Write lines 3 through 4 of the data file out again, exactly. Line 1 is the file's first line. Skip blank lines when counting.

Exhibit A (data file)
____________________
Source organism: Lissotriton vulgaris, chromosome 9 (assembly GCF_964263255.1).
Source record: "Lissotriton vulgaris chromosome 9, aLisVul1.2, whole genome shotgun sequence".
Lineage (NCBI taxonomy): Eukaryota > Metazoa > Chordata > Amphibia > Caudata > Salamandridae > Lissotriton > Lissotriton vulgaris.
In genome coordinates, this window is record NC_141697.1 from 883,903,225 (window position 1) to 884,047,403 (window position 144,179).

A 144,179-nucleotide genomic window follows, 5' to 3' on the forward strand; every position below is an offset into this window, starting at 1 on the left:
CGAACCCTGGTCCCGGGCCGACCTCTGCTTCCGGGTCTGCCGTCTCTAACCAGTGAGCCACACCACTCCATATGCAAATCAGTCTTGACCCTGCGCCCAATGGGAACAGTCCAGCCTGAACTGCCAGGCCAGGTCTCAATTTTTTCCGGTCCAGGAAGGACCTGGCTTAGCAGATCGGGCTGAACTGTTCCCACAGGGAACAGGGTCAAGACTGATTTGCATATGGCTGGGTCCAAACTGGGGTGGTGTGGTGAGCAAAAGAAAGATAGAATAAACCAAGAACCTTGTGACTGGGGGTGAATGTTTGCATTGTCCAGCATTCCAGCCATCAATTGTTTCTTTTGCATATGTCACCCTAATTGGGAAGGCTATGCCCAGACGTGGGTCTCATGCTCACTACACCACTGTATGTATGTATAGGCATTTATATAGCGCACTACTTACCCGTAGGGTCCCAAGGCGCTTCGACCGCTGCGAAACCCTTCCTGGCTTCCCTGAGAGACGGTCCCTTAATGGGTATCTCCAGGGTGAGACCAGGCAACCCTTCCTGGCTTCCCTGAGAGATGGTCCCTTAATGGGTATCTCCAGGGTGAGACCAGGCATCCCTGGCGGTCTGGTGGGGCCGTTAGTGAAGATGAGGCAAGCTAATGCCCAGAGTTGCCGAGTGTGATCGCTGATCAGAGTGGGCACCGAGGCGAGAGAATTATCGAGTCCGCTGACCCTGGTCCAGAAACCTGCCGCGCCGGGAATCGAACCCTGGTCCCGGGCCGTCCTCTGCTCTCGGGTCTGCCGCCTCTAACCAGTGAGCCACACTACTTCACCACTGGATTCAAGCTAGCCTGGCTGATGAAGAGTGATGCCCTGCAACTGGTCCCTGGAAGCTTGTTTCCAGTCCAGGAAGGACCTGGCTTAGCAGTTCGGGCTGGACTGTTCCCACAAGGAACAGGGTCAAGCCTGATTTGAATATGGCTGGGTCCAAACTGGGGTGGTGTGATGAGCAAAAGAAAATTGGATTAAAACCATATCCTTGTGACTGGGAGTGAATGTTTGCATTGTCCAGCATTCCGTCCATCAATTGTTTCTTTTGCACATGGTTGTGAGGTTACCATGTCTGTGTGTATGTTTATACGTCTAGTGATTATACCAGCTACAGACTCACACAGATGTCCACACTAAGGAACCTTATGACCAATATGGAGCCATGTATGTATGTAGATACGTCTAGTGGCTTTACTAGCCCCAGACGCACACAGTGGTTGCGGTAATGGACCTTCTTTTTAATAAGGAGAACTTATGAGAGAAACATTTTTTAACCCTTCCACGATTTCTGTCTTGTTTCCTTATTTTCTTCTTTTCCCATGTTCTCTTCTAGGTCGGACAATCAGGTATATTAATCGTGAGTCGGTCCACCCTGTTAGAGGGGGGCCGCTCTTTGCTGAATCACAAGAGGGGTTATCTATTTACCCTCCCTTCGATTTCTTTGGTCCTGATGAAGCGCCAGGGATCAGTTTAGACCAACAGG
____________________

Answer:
Lineage (NCBI taxonomy): Eukaryota > Metazoa > Chordata > Amphibia > Caudata > Salamandridae > Lissotriton > Lissotriton vulgaris.
In genome coordinates, this window is record NC_141697.1 from 883,903,225 (window position 1) to 884,047,403 (window position 144,179).